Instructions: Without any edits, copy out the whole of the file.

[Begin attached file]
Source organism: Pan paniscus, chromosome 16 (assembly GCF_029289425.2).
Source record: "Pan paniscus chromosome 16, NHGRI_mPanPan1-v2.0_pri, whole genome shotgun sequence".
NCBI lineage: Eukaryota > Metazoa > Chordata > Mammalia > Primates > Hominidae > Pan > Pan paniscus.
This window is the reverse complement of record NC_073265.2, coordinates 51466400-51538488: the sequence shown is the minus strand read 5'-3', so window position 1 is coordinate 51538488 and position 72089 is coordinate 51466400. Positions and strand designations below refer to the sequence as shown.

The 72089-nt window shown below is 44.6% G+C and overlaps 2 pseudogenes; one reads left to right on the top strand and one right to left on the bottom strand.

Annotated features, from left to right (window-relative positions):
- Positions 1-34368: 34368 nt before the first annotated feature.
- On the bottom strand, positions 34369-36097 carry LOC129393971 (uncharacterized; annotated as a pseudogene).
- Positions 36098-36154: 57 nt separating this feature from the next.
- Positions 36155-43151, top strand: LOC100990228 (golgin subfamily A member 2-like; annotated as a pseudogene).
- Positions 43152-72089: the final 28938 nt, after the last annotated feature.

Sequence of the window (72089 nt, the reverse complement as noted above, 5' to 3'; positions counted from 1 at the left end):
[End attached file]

Source organism: Pan paniscus, chromosome 16 (assembly GCF_029289425.2).
Source record: "Pan paniscus chromosome 16, NHGRI_mPanPan1-v2.0_pri, whole genome shotgun sequence".
NCBI lineage: Eukaryota > Metazoa > Chordata > Mammalia > Primates > Hominidae > Pan > Pan paniscus.
This window is the reverse complement of record NC_073265.2, coordinates 51466400-51538488: the sequence shown is the minus strand read 5'-3', so window position 1 is coordinate 51538488 and position 72089 is coordinate 51466400. Positions and strand designations below refer to the sequence as shown.

The 72089-nt window shown below is 44.6% G+C and overlaps 2 pseudogenes; one reads left to right on the top strand and one right to left on the bottom strand.

Annotated features, from left to right (window-relative positions):
- Positions 1-34368: 34368 nt before the first annotated feature.
- On the bottom strand, positions 34369-36097 carry LOC129393971 (uncharacterized; annotated as a pseudogene).
- Positions 36098-36154: 57 nt separating this feature from the next.
- Positions 36155-43151, top strand: LOC100990228 (golgin subfamily A member 2-like; annotated as a pseudogene).
- Positions 43152-72089: the final 28938 nt, after the last annotated feature.

Sequence of the window (72089 nt, the reverse complement as noted above, 5' to 3'; positions counted from 1 at the left end):